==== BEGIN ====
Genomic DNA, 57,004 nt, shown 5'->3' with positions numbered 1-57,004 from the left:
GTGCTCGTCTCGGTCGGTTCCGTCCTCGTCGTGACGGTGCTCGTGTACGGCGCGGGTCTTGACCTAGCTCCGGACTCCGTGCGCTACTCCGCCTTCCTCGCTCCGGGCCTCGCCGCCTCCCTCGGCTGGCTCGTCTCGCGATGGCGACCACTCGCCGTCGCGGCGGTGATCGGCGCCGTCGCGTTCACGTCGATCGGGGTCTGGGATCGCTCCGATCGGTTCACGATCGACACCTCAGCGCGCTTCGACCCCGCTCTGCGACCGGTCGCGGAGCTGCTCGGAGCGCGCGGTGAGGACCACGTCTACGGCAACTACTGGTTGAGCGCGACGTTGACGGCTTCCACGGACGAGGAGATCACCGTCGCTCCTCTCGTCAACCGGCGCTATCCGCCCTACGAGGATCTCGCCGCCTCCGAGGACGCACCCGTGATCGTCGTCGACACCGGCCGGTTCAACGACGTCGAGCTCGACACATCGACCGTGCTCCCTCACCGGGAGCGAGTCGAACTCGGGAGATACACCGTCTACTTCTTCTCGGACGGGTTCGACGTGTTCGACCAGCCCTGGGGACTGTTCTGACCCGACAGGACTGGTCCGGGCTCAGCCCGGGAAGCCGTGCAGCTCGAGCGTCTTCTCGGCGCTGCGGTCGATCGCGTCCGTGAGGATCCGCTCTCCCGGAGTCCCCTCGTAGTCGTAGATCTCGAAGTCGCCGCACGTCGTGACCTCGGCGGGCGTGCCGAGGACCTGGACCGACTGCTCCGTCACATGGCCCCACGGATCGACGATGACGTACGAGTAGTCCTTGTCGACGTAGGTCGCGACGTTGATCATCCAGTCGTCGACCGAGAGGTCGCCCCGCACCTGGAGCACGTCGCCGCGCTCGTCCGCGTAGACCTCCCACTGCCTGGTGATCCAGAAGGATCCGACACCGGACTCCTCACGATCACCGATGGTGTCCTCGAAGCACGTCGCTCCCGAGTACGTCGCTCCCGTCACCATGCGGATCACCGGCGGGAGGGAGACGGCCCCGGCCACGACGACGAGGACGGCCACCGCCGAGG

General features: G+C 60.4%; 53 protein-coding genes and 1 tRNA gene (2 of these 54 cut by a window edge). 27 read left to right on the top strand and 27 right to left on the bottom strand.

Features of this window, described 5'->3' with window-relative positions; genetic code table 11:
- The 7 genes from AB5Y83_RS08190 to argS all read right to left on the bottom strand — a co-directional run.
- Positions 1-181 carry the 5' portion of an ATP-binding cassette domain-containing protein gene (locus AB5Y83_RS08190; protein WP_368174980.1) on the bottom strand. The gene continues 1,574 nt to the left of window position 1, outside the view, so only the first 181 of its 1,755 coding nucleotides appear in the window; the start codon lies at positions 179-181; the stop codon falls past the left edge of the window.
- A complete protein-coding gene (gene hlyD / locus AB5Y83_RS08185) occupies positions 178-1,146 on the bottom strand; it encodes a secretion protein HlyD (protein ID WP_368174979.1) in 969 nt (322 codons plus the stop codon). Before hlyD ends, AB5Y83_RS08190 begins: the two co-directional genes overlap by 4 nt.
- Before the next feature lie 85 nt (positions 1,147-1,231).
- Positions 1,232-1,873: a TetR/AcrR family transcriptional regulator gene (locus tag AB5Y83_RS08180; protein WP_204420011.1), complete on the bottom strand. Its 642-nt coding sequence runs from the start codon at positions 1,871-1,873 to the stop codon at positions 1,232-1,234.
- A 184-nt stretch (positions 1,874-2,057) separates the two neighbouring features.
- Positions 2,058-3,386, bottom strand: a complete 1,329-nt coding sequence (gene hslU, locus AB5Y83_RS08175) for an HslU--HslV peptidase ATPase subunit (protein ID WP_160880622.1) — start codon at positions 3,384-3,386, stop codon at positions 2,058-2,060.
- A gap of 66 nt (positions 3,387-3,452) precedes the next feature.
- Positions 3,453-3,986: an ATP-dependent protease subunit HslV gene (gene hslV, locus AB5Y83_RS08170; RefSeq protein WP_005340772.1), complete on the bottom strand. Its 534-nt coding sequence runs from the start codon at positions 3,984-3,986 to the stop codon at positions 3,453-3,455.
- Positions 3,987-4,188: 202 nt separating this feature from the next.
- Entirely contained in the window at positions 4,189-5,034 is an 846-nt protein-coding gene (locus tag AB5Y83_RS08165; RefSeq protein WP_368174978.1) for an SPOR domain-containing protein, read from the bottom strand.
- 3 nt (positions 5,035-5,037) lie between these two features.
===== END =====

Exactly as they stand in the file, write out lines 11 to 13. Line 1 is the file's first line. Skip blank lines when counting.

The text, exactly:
- Positions 2,058-3,386, bottom strand: a complete 1,329-nt coding sequence (gene hslU, locus AB5Y83_RS08175) for an HslU--HslV peptidase ATPase subunit (protein ID WP_160880622.1) — start codon at positions 3,384-3,386, stop codon at positions 2,058-2,060.
- A gap of 66 nt (positions 3,387-3,452) precedes the next feature.
- Positions 3,453-3,986: an ATP-dependent protease subunit HslV gene (gene hslV, locus AB5Y83_RS08170; RefSeq protein WP_005340772.1), complete on the bottom strand. Its 534-nt coding sequence runs from the start codon at positions 3,984-3,986 to the stop codon at positions 3,453-3,455.